August 2015

Cultural equality

One of our commitments on the Cultural Shift Programme is to make one community production per year with Full Circle Theatre Company. Full Circle Ensemble of learning disabled actors have been based at ARC for a number of years, and have received ad hoc creative support to develop their work. Little Cog worked with them last year to develop their first collaboration on a devised piece of work called The Lab. The company are supported by Stockton Adult Services, and are committed to presenting completely original work which they have created themselves. They explored a lot of physical and visual theatre techniques and decided that they wanted to do a non-verbal show, except for a film led narrative to bring the audience through their story. We had already done some research and development, and some further skills development, and we were all set to begin work on a new piece called Los Muertos, which was set against the backdrop of the Mexican Day of the Dead. The group explored ideas around forbidden and lost love, dark forces and people with power and how they use it and how we say goodbye when we have to. Despite the dark elements, the ensemble is committed to incorporating important elements of learning disability culture: music, movement, visual story-telling, colourful lighting and lots of surprises. Their show was programmed to be performed on 4 November in the main theatre, which was perfect timing seasonally.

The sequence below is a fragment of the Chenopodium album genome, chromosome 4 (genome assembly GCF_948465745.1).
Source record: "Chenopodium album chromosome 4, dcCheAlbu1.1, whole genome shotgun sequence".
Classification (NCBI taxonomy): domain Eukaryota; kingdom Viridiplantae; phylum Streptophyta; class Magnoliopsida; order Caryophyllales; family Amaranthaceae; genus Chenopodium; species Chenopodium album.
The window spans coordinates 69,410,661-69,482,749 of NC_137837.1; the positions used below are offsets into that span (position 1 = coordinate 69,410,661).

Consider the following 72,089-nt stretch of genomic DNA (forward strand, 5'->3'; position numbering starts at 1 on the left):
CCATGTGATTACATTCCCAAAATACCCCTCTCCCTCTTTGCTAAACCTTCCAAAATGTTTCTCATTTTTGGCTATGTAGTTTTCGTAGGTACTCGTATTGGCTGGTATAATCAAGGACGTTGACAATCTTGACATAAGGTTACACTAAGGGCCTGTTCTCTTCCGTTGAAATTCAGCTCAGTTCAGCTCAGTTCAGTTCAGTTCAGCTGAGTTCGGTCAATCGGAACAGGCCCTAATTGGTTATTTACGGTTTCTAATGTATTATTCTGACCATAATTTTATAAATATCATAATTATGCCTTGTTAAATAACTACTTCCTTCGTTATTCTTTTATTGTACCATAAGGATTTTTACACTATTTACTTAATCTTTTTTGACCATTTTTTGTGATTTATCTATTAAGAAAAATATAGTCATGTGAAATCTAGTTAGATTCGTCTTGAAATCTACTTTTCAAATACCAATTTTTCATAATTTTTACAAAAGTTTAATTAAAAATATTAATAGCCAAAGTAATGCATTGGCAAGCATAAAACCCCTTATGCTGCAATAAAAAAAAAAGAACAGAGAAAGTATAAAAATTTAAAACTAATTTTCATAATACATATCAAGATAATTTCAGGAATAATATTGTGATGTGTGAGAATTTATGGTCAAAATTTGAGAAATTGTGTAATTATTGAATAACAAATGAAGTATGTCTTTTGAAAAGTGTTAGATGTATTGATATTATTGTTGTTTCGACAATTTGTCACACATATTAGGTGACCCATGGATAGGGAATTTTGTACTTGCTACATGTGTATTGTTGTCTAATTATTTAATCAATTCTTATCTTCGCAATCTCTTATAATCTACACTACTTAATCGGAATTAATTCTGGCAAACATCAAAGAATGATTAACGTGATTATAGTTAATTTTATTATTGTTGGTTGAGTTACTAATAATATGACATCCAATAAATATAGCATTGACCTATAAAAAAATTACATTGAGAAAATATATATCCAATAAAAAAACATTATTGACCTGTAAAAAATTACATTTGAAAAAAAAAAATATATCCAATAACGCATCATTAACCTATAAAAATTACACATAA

The world of learning disability is in flux for many people as there are so many changes to services and benefits across the country. This brings with it some uncertainty and anxiety. Mencap did a piece of research in 2012 called ‘Stuck at Home’ which revealed that many learning disabled people felt unfulfilled and did not have access to many activities outside their home. It was estimated that 25% of learning disabled adults spend less than one hour outside their home each day. Many learning disabled adults and advocacy campaigners have fought to have the voices of learning disabled adults heard. It is essential that we create opportunities for this to happen, on the terms of learning disabled people, and ensure that their creativity, contribution and culture is visible. Learning disabled people, among many others, have told us that they want to be involved in the arts because of how it makes them feel: valued; included; like they are contributing; confident; happy; strong; like a giant; fulfilled; self-advocacy; representatives.

We explored lots of physical theatre, mask work and non-verbal storytelling techniques, and the group felt confident to experiment with new ideas.